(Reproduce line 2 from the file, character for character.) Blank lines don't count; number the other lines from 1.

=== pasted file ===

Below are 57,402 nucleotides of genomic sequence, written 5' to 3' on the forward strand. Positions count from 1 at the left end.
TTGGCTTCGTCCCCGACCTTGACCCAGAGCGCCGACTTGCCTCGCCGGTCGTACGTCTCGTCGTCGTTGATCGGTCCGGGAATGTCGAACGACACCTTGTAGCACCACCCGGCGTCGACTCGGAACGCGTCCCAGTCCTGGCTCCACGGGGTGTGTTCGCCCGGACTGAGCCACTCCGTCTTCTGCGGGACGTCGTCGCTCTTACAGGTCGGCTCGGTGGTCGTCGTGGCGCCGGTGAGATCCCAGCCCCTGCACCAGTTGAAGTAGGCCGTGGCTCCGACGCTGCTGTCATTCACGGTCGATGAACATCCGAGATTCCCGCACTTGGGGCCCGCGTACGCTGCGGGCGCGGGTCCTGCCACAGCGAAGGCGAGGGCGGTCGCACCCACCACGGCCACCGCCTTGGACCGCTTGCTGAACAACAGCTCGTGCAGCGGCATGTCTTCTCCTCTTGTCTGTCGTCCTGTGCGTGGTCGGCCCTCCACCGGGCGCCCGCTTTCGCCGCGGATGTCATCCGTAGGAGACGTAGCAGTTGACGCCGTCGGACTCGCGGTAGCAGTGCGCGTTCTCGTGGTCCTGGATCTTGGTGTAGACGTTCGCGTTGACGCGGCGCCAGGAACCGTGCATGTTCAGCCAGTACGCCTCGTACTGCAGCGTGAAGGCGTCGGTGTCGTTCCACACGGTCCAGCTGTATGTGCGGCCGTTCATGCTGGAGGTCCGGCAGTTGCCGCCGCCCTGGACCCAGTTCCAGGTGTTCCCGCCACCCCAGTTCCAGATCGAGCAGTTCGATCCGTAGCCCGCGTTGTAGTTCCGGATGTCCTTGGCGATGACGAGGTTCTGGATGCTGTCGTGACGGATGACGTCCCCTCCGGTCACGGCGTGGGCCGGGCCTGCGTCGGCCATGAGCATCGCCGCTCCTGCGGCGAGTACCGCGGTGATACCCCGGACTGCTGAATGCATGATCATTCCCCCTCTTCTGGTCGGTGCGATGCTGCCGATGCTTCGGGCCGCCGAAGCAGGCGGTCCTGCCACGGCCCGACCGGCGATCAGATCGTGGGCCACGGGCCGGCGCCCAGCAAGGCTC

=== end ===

TTGGCTTCGTCCCCGACCTTGACCCAGAGCGCCGACTTGCCTCGCCGGTCGTACGTCTCGTCGTCGTTGATCGGTCCGGGAATGTCGAACGACACCTTGTAGCACCACCCGGCGTCGACTCGGAACGCGTCCCAGTCCTGGCTCCACGGGGTGTGTTCGCCCGGACTGAGCCACTCCGTCTTCTGCGGGACGTCGTCGCTCTTACAGGTCGGCTCGGTGGTCGTCGTGGCGCCGGTGAGATCCCAGCCCCTGCACCAGTTGAAGTAGGCCGTGGCTCCGACGCTGCTGTCATTCACGGTCGATGAACATCCGAGATTCCCGCACTTGGGGCCCGCGTACGCTGCGGGCGCGGGTCCTGCCACAGCGAAGGCGAGGGCGGTCGCACCCACCACGGCCACCGCCTTGGACCGCTTGCTGAACAACAGCTCGTGCAGCGGCATGTCTTCTCCTCTTGTCTGTCGTCCTGTGCGTGGTCGGCCCTCCACCGGGCGCCCGCTTTCGCCGCGGATGTCATCCGTAGGAGACGTAGCAGTTGACGCCGTCGGACTCGCGGTAGCAGTGCGCGTTCTCGTGGTCCTGGATCTTGGTGTAGACGTTCGCGTTGACGCGGCGCCAGGAACCGTGCATGTTCAGCCAGTACGCCTCGTACTGCAGCGTGAAGGCGTCGGTGTCGTTCCACACGGTCCAGCTGTATGTGCGGCCGTTCATGCTGGAGGTCCGGCAGTTGCCGCCGCCCTGGACCCAGTTCCAGGTGTTCCCGCCACCCCAGTTCCAGATCGAGCAGTTCGATCCGTAGCCCGCGTTGTAGTTCCGGATGTCCTTGGCGATGACGAGGTTCTGGATGCTGTCGTGACGGATGACGTCCCCTCCGGTCACGGCGTGGGCCGGGCCTGCGTCGGCCATGAGCATCGCCGCTCCTGCGGCGAGTACCGCGGTGATACCCCGGACTGCTGAATGCATGATCATTCCCCCTCTTCTGGTCGGTGCGATGCTGCCGATGCTTCGGGCCGCCGAAGCAGGCGGTCCTGCCACGGCCCGACCGGCGATCAGATCGTGGGCCACGGGCCGGCGCCCAGCAAGGCTC